[00:02:10] Louise Cocks I was predominantly a performer before starting at Screen Aus[tralia]. I also worked at Village Cinemas Australia as a film programmer. I've been at Screen Australia since late 2019 and I'm an investment and development manager.

[00:02:24] Caris Bizzaca Great, Alyce?

[00:02:24] Alyce Adams I'm also an investment and development manager. I've been here for six years now and my pathway here was that I watched a lot of YouTube in high school, which led to me being a fan of web series and consuming a lot of web series so that when I went to make my own web series and met my future bosses at Melbourne WebFest and events like that and led me to getting a role at Screen Australia in an admin position and slowly worming my way in and becoming an investment and development manager.

[00:02:59] Lee Naimo Did you say worming your way in?

[00:03:00] Alyce Adams Yeah, you can't get rid of me.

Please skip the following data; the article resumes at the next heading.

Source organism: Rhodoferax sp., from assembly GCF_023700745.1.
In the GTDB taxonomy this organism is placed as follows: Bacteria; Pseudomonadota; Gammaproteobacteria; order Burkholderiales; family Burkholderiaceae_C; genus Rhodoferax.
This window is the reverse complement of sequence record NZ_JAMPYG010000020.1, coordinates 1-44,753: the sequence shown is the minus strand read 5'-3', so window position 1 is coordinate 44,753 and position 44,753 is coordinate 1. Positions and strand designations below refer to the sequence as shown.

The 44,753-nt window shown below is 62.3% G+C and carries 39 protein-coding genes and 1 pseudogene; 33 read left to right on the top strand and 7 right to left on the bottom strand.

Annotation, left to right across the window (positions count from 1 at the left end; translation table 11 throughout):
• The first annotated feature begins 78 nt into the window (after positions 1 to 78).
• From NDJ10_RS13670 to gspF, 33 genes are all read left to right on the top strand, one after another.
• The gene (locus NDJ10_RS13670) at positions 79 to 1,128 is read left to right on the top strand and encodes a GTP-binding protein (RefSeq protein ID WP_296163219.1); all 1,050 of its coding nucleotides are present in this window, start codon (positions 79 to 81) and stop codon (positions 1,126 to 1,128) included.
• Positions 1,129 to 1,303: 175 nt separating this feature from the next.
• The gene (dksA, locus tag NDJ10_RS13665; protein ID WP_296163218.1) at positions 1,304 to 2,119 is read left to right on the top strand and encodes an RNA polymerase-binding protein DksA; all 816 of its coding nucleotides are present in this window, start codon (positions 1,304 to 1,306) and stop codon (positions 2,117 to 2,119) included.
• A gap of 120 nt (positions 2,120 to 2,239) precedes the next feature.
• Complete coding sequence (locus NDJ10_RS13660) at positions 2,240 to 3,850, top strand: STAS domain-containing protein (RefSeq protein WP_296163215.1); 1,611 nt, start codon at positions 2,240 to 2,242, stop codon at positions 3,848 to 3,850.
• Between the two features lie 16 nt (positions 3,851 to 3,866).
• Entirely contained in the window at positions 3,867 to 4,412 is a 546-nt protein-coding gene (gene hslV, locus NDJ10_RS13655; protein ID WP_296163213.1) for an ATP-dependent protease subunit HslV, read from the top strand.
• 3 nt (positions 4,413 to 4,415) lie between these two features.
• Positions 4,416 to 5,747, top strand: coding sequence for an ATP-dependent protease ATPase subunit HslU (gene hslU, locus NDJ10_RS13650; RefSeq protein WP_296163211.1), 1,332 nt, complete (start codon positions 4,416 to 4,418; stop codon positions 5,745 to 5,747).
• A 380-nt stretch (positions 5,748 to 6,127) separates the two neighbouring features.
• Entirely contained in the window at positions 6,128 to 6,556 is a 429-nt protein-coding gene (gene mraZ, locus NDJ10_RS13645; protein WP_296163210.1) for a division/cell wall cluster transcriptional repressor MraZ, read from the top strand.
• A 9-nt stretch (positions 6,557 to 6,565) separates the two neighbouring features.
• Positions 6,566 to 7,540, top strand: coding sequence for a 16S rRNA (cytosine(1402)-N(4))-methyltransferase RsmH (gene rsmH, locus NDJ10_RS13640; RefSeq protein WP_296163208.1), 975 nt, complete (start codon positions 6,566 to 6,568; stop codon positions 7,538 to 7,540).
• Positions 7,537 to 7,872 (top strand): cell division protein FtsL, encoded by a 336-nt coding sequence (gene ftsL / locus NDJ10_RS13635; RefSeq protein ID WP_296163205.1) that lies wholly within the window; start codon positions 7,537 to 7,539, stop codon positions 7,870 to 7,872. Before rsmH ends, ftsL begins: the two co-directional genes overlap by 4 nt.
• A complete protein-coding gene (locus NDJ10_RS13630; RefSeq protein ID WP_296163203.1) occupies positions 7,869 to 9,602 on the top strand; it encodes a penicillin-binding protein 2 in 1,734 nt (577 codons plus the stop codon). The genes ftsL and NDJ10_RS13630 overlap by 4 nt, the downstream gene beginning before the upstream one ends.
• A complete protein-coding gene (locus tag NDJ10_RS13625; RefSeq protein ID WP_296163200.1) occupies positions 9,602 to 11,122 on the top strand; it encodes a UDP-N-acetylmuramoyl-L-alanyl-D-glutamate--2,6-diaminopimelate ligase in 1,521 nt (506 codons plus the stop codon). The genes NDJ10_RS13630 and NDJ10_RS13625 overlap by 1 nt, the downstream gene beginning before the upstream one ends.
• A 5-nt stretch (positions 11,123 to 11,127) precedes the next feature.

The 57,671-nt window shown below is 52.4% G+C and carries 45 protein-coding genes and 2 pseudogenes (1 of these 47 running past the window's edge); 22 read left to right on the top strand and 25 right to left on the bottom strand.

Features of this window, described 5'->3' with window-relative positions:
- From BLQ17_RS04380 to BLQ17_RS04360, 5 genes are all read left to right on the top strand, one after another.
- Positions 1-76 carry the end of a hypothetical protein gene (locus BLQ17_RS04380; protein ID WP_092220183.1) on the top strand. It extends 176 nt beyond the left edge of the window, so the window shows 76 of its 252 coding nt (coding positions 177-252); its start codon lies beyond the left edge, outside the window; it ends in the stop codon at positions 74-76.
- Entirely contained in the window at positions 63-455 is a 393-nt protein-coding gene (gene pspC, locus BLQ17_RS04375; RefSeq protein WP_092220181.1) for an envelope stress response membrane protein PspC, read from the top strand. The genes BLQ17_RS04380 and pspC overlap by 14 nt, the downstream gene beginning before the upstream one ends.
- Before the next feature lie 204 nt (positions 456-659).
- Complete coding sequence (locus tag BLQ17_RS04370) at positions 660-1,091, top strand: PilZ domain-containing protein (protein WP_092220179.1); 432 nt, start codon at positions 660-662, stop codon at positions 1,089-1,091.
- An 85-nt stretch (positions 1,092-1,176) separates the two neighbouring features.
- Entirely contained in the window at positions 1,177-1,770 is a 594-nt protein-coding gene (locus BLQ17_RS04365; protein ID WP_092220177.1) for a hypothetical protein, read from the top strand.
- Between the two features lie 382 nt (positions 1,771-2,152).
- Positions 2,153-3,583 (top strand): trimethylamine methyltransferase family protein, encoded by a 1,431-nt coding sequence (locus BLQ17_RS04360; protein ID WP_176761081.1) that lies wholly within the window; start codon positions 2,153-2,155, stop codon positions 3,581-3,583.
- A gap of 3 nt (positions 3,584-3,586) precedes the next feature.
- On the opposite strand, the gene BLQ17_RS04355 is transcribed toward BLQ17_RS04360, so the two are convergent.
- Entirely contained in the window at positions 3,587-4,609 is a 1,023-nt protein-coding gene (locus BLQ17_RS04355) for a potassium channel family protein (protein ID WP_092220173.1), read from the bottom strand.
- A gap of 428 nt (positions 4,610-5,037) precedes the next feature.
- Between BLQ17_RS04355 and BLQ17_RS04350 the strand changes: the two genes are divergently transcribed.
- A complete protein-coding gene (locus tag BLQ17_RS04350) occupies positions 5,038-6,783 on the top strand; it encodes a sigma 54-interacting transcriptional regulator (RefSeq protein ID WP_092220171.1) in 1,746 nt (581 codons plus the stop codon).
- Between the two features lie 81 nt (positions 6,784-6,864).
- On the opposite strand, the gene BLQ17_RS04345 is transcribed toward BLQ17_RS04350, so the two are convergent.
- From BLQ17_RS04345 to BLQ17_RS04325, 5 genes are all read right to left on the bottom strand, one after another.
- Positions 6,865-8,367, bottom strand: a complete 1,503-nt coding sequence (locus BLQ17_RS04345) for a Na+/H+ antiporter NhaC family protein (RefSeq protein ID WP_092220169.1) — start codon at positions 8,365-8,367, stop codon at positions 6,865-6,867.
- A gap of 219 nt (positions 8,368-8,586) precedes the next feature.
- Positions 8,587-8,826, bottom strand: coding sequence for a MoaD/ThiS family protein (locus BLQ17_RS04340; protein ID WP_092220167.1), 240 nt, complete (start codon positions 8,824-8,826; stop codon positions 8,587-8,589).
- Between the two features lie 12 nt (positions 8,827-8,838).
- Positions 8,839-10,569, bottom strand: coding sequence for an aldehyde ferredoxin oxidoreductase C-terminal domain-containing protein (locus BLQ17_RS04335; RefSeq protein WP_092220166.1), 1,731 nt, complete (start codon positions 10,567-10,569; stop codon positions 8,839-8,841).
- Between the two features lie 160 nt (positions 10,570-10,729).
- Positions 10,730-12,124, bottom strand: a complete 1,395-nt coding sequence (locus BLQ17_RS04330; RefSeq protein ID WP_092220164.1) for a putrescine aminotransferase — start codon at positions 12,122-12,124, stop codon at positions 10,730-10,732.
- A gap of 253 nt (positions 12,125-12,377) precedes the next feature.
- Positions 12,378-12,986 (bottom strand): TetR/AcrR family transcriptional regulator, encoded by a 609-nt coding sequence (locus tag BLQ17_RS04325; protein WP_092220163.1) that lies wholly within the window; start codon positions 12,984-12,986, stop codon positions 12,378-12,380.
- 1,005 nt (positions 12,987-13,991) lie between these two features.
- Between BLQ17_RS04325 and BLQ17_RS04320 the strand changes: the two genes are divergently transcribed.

[00:03:04] Caris Bizzaca So, Online at Screen Australia used to be called Multi-platform, but Lee, can you tell us a bit about the history of Online at Screen Aus[tralia]?

[00:03:12] Lee Naimo So, multiplatform used to encompass a lot of different platforms and online platforms are always coming and sometimes going, but it's evolved from that, the history being that we're here for emerging creators and hopefully you would know a lot of creators who are more established who got their start in Online. Some of our projects we've funded back in the day, things like The Katering Show - both seasons, we worked with the RackaRacka and Superwog seasons one and two, funded Over and Out that won at the Canneseries Short Form festival. A lot of work with the likes of Aunty Donna, Michael Shanks' Rebooted, who's now directing bigger projects. So there's some of the, I guess, legacy projects and now we're here for creators working on platforms like YouTube and TikTok and Facebook and ABC iview and SBS On Demand, as well as any of those new wacky platforms that come and go like Quibi, for example.

[00:03:59] Caris Bizzaca Oh, Quibi, such a hit (/s).

[00:04:01] Lee Naimo Yeah, we didn't do anything with Quibi, but we would have if they'd stayed.

[00:04:04] Alyce Adams Shout out to Quibi. (laughter)